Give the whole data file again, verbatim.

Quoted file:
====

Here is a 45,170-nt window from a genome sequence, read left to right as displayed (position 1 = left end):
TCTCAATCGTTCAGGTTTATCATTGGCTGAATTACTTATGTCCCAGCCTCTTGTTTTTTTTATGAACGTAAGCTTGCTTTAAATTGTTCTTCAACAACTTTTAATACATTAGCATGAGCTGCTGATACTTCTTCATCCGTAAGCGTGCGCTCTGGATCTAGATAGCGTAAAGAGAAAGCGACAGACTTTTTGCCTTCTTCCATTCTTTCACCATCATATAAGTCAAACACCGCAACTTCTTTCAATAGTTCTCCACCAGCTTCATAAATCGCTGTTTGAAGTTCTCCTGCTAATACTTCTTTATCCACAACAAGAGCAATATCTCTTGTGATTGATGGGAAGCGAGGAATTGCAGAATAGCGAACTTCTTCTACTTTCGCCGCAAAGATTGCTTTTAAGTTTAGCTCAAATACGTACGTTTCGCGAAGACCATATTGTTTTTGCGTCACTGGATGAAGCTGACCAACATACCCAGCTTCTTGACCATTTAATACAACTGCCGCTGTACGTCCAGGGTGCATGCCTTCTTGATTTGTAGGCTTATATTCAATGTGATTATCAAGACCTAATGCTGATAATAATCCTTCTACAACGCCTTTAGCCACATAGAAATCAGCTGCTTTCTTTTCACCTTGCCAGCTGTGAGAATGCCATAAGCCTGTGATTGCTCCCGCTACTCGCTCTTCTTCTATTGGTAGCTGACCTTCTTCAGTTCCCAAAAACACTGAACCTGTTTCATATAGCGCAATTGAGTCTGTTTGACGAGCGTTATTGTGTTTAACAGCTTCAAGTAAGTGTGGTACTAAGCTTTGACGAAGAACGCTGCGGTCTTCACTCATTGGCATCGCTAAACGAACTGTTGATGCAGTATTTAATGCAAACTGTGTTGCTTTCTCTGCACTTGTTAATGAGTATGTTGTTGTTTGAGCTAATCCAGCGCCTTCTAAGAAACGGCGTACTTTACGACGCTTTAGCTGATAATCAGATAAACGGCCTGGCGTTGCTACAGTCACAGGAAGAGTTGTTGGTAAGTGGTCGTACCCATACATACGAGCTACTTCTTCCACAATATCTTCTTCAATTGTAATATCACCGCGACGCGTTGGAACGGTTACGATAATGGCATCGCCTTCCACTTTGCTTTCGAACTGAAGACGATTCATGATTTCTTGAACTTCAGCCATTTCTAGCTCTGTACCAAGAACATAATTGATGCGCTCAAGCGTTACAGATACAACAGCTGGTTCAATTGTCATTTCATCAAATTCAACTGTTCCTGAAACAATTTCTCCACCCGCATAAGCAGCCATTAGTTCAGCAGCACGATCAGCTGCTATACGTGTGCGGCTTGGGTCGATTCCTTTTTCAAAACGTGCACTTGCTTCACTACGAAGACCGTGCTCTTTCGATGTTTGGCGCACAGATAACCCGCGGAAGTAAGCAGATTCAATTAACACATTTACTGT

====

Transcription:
Here is a 45,170-nt window from a genome sequence, read left to right as displayed (position 1 = left end):
TCTCAATCGTTCAGGTTTATCATTGGCTGAATTACTTATGTCCCAGCCTCTTGTTTTTTTTATGAACGTAAGCTTGCTTTAAATTGTTCTTCAACAACTTTTAATACATTAGCATGAGCTGCTGATACTTCTTCATCCGTAAGCGTGCGCTCTGGATCTAGATAGCGTAAAGAGAAAGCGACAGACTTTTTGCCTTCTTCCATTCTTTCACCATCATATAAGTCAAACACCGCAACTTCTTTCAATAGTTCTCCACCAGCTTCATAAATCGCTGTTTGAAGTTCTCCTGCTAATACTTCTTTATCCACAACAAGAGCAATATCTCTTGTGATTGATGGGAAGCGAGGAATTGCAGAATAGCGAACTTCTTCTACTTTCGCCGCAAAGATTGCTTTTAAGTTTAGCTCAAATACGTACGTTTCGCGAAGACCATATTGTTTTTGCGTCACTGGATGAAGCTGACCAACATACCCAGCTTCTTGACCATTTAATACAACTGCCGCTGTACGTCCAGGGTGCATGCCTTCTTGATTTGTAGGCTTATATTCAATGTGATTATCAAGACCTAATGCTGATAATAATCCTTCTACAACGCCTTTAGCCACATAGAAATCAGCTGCTTTCTTTTCACCTTGCCAGCTGTGAGAATGCCATAAGCCTGTGATTGCTCCCGCTACTCGCTCTTCTTCTATTGGTAGCTGACCTTCTTCAGTTCCCAAAAACACTGAACCTGTTTCATATAGCGCAATTGAGTCTGTTTGACGAGCGTTATTGTGTTTAACAGCTTCAAGTAAGTGTGGTACTAAGCTTTGACGAAGAACGCTGCGGTCTTCACTCATTGGCATCGCTAAACGAACTGTTGATGCAGTATTTAATGCAAACTGTGTTGCTTTCTCTGCACTTGTTAATGAGTATGTTGTTGTTTGAGCTAATCCAGCGCCTTCTAAGAAACGGCGTACTTTACGACGCTTTAGCTGATAATCAGATAAACGGCCTGGCGTTGCTACAGTCACAGGAAGAGTTGTTGGTAAGTGGTCGTACCCATACATACGAGCTACTTCTTCCACAATATCTTCTTCAATTGTAATATCACCGCGACGCGTTGGAACGGTTACGATAATGGCATCGCCTTCCACTTTGCTTTCGAACTGAAGACGATTCATGATTTCTTGAACTTCAGCCATTTCTAGCTCTGTACCAAGAACATAATTGATGCGCTCAAGCGTTACAGATACAACAGCTGGTTCAATTGTCATTTCATCAAATTCAACTGTTCCTGAAACAATTTCTCCACCCGCATAAGCAGCCATTAGTTCAGCAGCACGATCAGCTGCTATACGTGTGCGGCTTGGGTCGATTCCTTTTTCAAAACGTGCACTTGCTTCACTACGAAGACCGTGCTCTTTCGATGTTTGGCGCACAGATAACCCGCGGAAGTAAGCAGATTCAATTAACACATTTACTGT